[Nyerges has led wilderness trips into the forest for over 40 years. He is the author of “Enter the Forest,” “Extreme Simplicity,” “”How to Survive Anywhere,” and other books. He can be reached at Box 41834, Eagle Rock, CA 90041, or www.SchoolofSelf-Reliance.com.]
Many years ago, I met a man named Charlie Locke who was a live-in caretaker for the Angeles Forest Service at a camp called Oakwilde. Oakwilde is about a five mile walk from the closest road.
I met him when I was leading a hiking class through Pasadena City College, taking the class down the old CCC road from the Angeles Crest Highway, into the Arroyo Seco, to Oakwilde. Little did I know that the trail was washed out, and half the class turned back. The rest of us hiked right down the ridgeline into the camp and there we met Charlie, living there with his many tents and many dogs. Charlie was your stereo-typical hermit mountain man, living the good life naturally and rustically.
We all enjoyed meeting this mountain man and talking with him about his viewpoints on life, gold-panning, Irish coffee, and many other topics.
I’d visit Charlie a few times over the next few years before he had a medical emergency and had to be airlifted out of the campsite, never to return.
Charlie told me that one day in his remote part of the canyon, an angry man with a dog came by and told Charlie that he was sick of life and that he was going to kill himself. The man climbed up a nearby cliff where he informed Charlie he was going to jump. Charlie told me that he had to think quickly.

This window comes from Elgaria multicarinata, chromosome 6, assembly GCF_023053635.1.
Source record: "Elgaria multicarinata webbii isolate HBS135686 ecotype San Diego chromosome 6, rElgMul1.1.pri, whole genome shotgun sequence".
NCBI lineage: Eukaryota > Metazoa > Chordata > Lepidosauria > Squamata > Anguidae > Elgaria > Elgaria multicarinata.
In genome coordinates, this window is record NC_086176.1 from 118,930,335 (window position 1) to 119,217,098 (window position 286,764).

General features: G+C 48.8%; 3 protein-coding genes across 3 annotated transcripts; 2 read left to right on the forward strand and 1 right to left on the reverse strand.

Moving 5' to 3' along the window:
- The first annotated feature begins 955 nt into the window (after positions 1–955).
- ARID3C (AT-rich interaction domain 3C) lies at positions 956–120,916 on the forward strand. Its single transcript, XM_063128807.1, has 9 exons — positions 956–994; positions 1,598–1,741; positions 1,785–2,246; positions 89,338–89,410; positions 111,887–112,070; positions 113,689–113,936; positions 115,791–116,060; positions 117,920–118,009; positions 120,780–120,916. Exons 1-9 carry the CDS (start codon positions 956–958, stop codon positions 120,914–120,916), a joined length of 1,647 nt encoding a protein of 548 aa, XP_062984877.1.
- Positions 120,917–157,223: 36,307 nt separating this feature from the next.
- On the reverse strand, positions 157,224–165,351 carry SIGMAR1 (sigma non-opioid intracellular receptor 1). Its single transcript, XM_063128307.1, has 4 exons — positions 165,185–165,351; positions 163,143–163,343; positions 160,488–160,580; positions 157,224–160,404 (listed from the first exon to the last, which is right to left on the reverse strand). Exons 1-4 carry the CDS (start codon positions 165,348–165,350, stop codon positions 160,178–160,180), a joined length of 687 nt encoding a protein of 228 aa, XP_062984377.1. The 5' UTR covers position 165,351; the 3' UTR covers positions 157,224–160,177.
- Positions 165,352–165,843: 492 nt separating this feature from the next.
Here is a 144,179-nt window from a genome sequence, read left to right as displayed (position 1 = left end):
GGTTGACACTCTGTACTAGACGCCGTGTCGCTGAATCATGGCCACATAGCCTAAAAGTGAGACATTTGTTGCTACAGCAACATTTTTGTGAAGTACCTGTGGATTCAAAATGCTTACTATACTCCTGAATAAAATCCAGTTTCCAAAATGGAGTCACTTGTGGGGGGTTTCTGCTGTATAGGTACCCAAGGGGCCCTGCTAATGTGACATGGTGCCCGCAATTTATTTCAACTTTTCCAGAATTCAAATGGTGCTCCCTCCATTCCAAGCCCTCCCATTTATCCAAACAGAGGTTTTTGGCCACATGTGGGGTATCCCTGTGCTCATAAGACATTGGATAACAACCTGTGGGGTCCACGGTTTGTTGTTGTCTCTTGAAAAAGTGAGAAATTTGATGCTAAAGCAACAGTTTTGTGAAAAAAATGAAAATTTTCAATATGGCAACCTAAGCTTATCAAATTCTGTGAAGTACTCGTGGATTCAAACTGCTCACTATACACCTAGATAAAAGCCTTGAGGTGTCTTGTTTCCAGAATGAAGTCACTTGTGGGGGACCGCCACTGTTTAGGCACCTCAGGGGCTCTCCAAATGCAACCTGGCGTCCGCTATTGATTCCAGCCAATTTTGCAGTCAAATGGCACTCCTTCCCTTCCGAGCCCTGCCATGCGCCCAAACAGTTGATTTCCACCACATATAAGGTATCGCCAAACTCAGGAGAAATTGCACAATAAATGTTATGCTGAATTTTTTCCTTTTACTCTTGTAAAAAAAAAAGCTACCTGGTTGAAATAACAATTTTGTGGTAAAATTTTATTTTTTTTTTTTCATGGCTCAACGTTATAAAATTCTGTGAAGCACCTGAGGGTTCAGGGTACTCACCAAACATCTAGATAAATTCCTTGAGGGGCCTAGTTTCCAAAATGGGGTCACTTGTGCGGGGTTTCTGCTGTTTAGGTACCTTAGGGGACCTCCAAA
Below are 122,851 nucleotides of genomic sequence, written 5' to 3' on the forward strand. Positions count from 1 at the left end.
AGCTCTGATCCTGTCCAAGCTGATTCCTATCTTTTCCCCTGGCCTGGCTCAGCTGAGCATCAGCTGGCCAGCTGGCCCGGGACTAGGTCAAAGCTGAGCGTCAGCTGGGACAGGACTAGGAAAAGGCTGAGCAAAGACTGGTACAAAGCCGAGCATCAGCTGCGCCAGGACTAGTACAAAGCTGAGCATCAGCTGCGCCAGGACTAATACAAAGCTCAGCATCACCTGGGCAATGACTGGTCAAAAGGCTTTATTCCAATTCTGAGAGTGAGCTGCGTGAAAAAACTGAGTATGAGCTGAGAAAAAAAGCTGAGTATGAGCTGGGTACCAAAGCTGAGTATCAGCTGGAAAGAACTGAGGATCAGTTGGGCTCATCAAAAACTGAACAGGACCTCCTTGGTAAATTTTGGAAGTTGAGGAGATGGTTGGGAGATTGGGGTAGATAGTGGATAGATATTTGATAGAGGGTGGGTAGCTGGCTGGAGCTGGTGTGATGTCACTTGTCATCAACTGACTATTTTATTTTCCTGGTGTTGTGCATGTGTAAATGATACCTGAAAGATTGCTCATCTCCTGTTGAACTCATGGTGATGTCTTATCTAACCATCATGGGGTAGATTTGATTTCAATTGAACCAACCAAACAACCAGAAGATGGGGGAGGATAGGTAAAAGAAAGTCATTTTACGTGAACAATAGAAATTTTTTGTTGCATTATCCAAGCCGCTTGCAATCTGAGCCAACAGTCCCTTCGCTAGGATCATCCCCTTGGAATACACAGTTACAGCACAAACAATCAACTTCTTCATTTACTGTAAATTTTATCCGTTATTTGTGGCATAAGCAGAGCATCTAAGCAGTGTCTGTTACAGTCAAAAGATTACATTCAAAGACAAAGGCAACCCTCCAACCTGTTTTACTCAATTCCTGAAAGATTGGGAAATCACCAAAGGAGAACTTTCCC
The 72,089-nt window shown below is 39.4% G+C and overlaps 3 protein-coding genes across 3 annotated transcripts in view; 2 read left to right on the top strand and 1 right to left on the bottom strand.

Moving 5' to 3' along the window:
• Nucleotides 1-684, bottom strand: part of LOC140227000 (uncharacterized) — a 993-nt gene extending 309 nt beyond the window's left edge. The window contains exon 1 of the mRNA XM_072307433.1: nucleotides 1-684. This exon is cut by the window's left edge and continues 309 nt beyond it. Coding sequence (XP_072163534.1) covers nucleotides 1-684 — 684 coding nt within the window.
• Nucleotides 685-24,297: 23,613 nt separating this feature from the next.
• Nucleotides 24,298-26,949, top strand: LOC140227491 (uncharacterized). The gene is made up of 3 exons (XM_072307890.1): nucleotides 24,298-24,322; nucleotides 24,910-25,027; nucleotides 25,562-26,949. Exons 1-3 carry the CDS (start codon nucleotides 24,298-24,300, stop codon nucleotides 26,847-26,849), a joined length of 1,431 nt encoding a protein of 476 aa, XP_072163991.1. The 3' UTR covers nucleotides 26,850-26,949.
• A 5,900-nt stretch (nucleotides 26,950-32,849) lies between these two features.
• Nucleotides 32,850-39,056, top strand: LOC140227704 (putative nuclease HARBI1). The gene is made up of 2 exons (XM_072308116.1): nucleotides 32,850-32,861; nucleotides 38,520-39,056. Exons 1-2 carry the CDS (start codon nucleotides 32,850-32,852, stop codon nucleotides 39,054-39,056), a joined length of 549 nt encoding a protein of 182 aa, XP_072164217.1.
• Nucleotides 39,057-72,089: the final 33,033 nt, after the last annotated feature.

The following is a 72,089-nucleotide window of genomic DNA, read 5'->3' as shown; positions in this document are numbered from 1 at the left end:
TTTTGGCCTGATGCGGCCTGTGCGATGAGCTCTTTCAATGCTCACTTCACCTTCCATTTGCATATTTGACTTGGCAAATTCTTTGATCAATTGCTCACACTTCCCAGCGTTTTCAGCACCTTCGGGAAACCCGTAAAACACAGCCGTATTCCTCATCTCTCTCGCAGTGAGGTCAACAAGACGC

“What about your dog?” yelled Charlie. “Who’s going to take care of Sampson?” The man responded that he was going to kill himself, not responding to Charlie.
“And are you just going to jump right there?” Charlie demanded. “You mean to tell me that you’re going to hit those rocks and let me or someone else clean up the mess?” Charlie acted as if he was angry. The man still seemed angry but seemed to be thinking about it.
“That’s not very considerate,” said Charlie. “I mean, if you’re going to kill yourself, you should at least get a home for your dog, and figure out how to do it so it doesn’t inconvenience other people.” The man remained on the cliff.
“I really don’t want you to jump,” continued Charlie. “I don’t have the time or energy to clean up your body and then go get the police or sheriff and then find your family. I mean, I’ve got to repair my tent, and I need to clean out the fire pits for the weekend hiker, and the rangers want me to keep the outhouse cleaned up for the hikers.” He was silent for a bit.
“I’ll tell you what,” said Charlie. “You can go ahead and kill yourself, but just not today. Why don’t you give me a hand with my chores, and when we’re done, I’ll make us some soup and potatoes and we can talk about it. What do you say?”
Charlie says that the man slowly came off the cliff, and then he followed Charlie back to the camp a short distance away. Charlie began by giving him a tool to cut down some of the tall wild grasses around the camp that were potential fire hazards. When the man was done, Charlie gave him another task.
Charlie told me that they had a very satisfying dinner, and neither brought up the suicide attempt again. The man stayed with Charlie a few days, helping out with chores, before he disappeared back down the trail and into the city.
“You see,” said Charlie, “perhaps all the man needed was someone to listen to him, and to make him feel important, that his life meant something. I didn’t do anything special, just treated him like everyone ought to be treated.”